One of the (in my opinion) sad commentaries on our society is the free disregard of conventions of politeness used in comedy. Many leading stand-up acts are filled with the gratuitous use of profanity. Sexual swear words abound, and while they elicit a laugh, in many cases this comes from the shock value, and often it is more a nervous laughter than a joyful one.
Even Billy Connolly, whose act include such quips as “I felt as welcome as a fart in a spacesuit,” has noted, “I’ve always been fascinated by the difference between the jokes you can tell your friends but you can’t tell to an audience. There’s a fine line you have to tread because you don’t know who is out there in the auditorium. A lot of people are too easily offended.”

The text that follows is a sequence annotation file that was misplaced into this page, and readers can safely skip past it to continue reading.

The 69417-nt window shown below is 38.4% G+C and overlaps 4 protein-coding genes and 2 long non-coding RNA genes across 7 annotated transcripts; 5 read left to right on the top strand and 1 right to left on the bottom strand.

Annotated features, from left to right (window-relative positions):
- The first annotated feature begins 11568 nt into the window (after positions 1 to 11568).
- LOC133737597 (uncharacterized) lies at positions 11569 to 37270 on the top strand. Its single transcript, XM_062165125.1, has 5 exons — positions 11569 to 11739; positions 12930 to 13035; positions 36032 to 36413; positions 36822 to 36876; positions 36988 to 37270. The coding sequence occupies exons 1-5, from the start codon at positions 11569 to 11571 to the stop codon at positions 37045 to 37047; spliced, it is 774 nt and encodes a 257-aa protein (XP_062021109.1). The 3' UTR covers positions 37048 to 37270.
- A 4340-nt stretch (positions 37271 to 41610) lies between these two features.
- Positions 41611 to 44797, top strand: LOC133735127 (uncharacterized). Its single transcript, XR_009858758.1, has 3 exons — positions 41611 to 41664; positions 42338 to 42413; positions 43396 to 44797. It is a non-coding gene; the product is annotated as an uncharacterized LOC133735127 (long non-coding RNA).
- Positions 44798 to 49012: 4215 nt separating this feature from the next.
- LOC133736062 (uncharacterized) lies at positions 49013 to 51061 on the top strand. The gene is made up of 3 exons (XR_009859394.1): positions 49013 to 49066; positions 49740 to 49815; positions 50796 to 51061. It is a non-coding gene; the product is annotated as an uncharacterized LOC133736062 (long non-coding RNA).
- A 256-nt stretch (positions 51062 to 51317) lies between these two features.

Speakers (including comedians) are in the business of entertainment. If you are offending, you have limited your entertaining. This is even more pronounced for informational and business communications. “To inform and entertain” should be the watchwords.
Many have observed that audiences generally only retain three or four points from a presentation. Do you want that to be an off-coloured joke, or a main selling point of your proposal or product line? Israelmore Ayivor has said, “Be polite in your speeches. Good information rudely communicated will make no positive difference.” How correct he is!
I am not saying you shouldn’t use humour, nor am I saying you need to present yourself as some sort of mid-Victorian prude. What I am saying is show respect. Know your audience. Value them, and they will value your message.
[A side note: While my public speaking posts are focused on oratory (including preaching and business presentations), many of the principles apply to the written word as well.]